UK Politics Thread (Part 3)

Yes, it’s interesting that the right are more radical than most of the left nowadays. It’s the Trumpists who want to upset the apple cart, tear up agreements and overhaul systems.
For a forty something couple with kids and a mortgage, they are more disturbing than social democrats who want to improve healthcare and education.

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For anyone on the outside of the far right echo chamber, it’s transparently obvious how much of this is a blatant grift. On both sides of the Atlantic. I don’t there is a genuine desire to disrupt - it’s just a money making scheme.

Anyone falling for this shit can tell themselves they are defending us from the scourge of wokery, or immigration, or eco-warriors or whatever - shit, tinpot contrarians they are - but for the perpetrators it’s all about the money. It’s just an extractive process of taking as much money out of the country as possible. The more they take the more they will point their fingers elsewhere.

They need to be very careful with this cosplay fascism, cos at some point people are going to end up so desperate they elect a real one.

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I think it’s a frustration thing. You’ve got money being stripped from the UK population and it hurts and angers people.

Then for some bizarre reason people then go and believe the people that are stripping them of their wealth that the problem lies elsewhere.

There’s a very deep ingrained caution of anything vaguely to the left of centre and we can all guess where that comes from.

What we have seen in recent years, post 2010, is the significant ramping up of stripping cash from the UK population.

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Not surprisingly, the parent of Thames Water has defaulted on debt - sent a notice to bondholders instead of making an interest payment Tuesday.

The proverbial stuff hitting the fan, though it has apparently been hitting the river for a while now

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The only way I can imagine that privatised water companies lasted so long in the UK is that they were used for money laundering.
It really was so fucked up from the start!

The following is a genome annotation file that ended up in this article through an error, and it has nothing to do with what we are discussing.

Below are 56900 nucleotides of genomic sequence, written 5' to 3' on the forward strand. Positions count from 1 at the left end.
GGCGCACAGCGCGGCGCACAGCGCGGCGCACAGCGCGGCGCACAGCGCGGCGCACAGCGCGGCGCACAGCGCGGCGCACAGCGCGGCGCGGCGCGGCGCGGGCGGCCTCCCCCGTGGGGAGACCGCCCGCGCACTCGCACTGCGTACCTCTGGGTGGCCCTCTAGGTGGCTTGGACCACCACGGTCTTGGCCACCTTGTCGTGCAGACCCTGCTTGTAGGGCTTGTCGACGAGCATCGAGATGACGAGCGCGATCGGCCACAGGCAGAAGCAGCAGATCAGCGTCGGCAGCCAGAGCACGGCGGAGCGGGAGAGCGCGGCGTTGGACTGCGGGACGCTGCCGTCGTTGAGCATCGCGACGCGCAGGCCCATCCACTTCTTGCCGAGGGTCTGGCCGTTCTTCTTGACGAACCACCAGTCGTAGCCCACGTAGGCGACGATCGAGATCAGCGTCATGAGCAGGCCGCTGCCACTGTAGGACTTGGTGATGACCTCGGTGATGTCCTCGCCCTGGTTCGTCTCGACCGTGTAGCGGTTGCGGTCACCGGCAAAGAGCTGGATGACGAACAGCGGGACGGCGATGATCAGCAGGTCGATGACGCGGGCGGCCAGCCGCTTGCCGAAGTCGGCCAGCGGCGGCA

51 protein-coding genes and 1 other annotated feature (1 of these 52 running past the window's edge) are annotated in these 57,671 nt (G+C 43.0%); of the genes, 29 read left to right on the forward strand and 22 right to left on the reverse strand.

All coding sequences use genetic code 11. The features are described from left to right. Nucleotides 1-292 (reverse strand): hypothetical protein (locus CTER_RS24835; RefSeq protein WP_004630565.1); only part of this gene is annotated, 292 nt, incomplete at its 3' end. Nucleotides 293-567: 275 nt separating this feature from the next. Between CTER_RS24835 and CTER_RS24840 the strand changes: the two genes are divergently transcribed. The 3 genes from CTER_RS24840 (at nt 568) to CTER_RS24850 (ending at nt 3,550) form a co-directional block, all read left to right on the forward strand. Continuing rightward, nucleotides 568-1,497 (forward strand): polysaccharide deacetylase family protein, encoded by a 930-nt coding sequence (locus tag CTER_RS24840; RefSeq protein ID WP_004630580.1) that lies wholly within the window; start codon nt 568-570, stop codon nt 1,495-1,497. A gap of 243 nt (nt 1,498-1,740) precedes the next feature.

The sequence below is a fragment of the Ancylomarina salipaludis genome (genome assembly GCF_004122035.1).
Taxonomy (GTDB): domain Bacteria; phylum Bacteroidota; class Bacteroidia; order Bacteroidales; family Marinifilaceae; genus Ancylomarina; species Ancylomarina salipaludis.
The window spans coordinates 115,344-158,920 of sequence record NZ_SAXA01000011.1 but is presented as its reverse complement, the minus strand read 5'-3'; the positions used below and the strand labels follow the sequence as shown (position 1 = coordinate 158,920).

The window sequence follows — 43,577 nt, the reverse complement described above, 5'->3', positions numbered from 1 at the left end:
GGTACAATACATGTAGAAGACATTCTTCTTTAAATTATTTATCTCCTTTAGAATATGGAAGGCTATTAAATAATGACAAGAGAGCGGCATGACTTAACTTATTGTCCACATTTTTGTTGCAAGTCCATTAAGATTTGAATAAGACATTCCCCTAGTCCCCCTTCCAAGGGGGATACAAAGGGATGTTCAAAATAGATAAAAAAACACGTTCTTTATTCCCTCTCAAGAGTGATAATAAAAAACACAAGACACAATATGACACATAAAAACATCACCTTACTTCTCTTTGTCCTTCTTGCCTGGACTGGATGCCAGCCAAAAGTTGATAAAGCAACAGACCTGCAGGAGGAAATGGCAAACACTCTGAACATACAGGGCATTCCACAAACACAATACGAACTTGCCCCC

I don’t think it was money laundering. The situation seems simpler than that. The water companies had a pile of assets/infrastructure that produced cash flow, but a significant amount of that cash flow had to be reinvested into refreshing that infrastructure. It wasn’t, over the course of at least 25 years. The companies have been sold several times over that period, and my suspicion is that in each transaction, the seller was delighted to have shed the looming liability having developed some inkling of that fundamental problem.

it is going to be a massive fix, because the problem is not really Kemble Water. UK consumers have been underpaying for water in parallel with investors extracting excessive dividends. A lot of the voices seem to think the problem will go away if the latter stops, but those numbers just don’t seem to add up. You can be sure that Kemble’s shareholders looked fairly carefully at exactly that question before this step, which basically writes off the entire value of their investment.

Similarly, a good deal of the commentary I have seen seems to assume everything was fine before they were privatized, but I suspect the reality was that the failure to reinvest cash flow goes back further than privatization.

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Yes!
just look at Yorkshire where before privatisation the under investment had been criminal.

The difference is that any profits generated before privatisation went into the national economy- if there was underinvestment, it was due to other public services requiring funding.

Now, all profit is privatised… and once the shareholders have made their money, they don’t give a flying fuck.

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£23bn across England (maybe the UK) as I understand it. I can’t remember the timescale but it’s in the order of 15 years I think.